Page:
CIMMYT has received a new flow cytometer that will allow speedy DNA analysis for breeding. “With this new technology, we save tremendous amounts of money, time, and resources. We’re really grateful to Partec for this donation and to the German people for their support,” senior scientist George Mahuku thanked Edmund Duckwitz, German Ambassador to Mexico, and Hubertus von Römer, Science Attaché of the German Embassy, during their visit to CIMMYT on 18 December 2012. The German delegation officially handed over a new flow cytometer donated by Partec, a German biotechnology company, thus re-establishing a partnership that began in 1999 when Partec equipped a CIMMYT laboratory with a flow cytometer.
According to Mahuku, the new device will facilitate producing good hybrids to fight drought, heat, or diseases, such as the maize lethal necrosis disease in Eastern Africa. “We have identified some sources of resistance to this virus,” says Mahuku, “but we need to cross the sources into the appropriate background.” Finding the sources of resistance used to be a costly and lengthy process. “Before, we would plant two hectares, and after two or three weeks, we would find out that half of them weren’t desirable, so you’d have to chop them out. This wastes part of the investment in land preparation, the chemicals for treating, and the people planting all those things,” explained Mahuku. “With this equipment, we germinate the seeds and are able to analyze them within three days. Thus we plant only the desirable materials and save a month and a half of work.” CIMMYT director general Thomas Lumpkin added: “This instrument allows us to look at the blueprint of the plant, instead of waiting for the plant to grow.” The cytometer will ultimately benefit both maize and wheat research at CIMMYT.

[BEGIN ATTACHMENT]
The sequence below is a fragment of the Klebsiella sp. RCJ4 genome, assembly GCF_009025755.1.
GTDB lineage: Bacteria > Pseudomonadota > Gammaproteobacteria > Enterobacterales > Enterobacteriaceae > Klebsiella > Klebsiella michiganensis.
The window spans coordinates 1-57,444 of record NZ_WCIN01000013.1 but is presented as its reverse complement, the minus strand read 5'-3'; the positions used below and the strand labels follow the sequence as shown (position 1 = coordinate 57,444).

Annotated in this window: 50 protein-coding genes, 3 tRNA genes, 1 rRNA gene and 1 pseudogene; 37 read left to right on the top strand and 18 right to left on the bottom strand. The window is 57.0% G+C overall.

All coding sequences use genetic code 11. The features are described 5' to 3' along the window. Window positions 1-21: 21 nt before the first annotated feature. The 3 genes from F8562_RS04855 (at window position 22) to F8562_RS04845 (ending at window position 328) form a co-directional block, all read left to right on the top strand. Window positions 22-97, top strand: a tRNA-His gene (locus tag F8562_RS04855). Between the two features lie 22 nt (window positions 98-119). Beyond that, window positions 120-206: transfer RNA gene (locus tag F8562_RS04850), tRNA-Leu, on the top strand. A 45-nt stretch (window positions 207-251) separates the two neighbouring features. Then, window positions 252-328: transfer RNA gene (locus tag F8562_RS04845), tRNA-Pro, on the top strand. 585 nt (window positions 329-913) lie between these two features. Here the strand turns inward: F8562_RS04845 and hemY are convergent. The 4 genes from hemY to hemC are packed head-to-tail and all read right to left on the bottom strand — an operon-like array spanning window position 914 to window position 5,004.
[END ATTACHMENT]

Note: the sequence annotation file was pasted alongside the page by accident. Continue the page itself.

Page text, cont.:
The delegation had the opportunity to observe a demonstration of a quick DNA analysis using the Partec cytometer.